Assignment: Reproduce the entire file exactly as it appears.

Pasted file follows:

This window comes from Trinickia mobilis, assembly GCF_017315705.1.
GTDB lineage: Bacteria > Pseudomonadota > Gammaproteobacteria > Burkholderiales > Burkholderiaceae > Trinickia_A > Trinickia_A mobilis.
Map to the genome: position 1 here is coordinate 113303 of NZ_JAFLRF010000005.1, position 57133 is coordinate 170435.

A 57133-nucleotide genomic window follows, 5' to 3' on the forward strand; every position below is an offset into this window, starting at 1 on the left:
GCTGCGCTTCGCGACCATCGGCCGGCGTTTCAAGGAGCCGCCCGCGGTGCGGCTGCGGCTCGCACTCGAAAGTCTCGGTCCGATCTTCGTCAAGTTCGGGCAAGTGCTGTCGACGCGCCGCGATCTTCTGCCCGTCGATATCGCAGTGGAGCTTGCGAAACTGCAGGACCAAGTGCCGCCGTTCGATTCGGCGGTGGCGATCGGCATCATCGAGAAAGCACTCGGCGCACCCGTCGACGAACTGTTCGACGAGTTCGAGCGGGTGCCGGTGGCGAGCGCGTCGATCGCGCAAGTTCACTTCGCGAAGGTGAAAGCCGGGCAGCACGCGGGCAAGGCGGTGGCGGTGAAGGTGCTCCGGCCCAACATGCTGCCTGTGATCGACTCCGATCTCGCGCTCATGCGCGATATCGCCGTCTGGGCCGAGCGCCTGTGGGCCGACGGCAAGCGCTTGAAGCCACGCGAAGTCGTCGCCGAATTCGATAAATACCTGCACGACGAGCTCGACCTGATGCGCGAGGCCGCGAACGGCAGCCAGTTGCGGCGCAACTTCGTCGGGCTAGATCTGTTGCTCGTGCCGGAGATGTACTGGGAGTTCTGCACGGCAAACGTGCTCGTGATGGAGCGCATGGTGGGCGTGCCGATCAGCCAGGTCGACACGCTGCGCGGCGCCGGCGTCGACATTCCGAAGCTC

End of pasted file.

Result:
This window comes from Trinickia mobilis, assembly GCF_017315705.1.
GTDB lineage: Bacteria > Pseudomonadota > Gammaproteobacteria > Burkholderiales > Burkholderiaceae > Trinickia_A > Trinickia_A mobilis.
Map to the genome: position 1 here is coordinate 113303 of NZ_JAFLRF010000005.1, position 57133 is coordinate 170435.

A 57133-nucleotide genomic window follows, 5' to 3' on the forward strand; every position below is an offset into this window, starting at 1 on the left:
GCTGCGCTTCGCGACCATCGGCCGGCGTTTCAAGGAGCCGCCCGCGGTGCGGCTGCGGCTCGCACTCGAAAGTCTCGGTCCGATCTTCGTCAAGTTCGGGCAAGTGCTGTCGACGCGCCGCGATCTTCTGCCCGTCGATATCGCAGTGGAGCTTGCGAAACTGCAGGACCAAGTGCCGCCGTTCGATTCGGCGGTGGCGATCGGCATCATCGAGAAAGCACTCGGCGCACCCGTCGACGAACTGTTCGACGAGTTCGAGCGGGTGCCGGTGGCGAGCGCGTCGATCGCGCAAGTTCACTTCGCGAAGGTGAAAGCCGGGCAGCACGCGGGCAAGGCGGTGGCGGTGAAGGTGCTCCGGCCCAACATGCTGCCTGTGATCGACTCCGATCTCGCGCTCATGCGCGATATCGCCGTCTGGGCCGAGCGCCTGTGGGCCGACGGCAAGCGCTTGAAGCCACGCGAAGTCGTCGCCGAATTCGATAAATACCTGCACGACGAGCTCGACCTGATGCGCGAGGCCGCGAACGGCAGCCAGTTGCGGCGCAACTTCGTCGGGCTAGATCTGTTGCTCGTGCCGGAGATGTACTGGGAGTTCTGCACGGCAAACGTGCTCGTGATGGAGCGCATGGTGGGCGTGCCGATCAGCCAGGTCGACACGCTGCGCGGCGCCGGCGTCGACATTCCGAAGCTC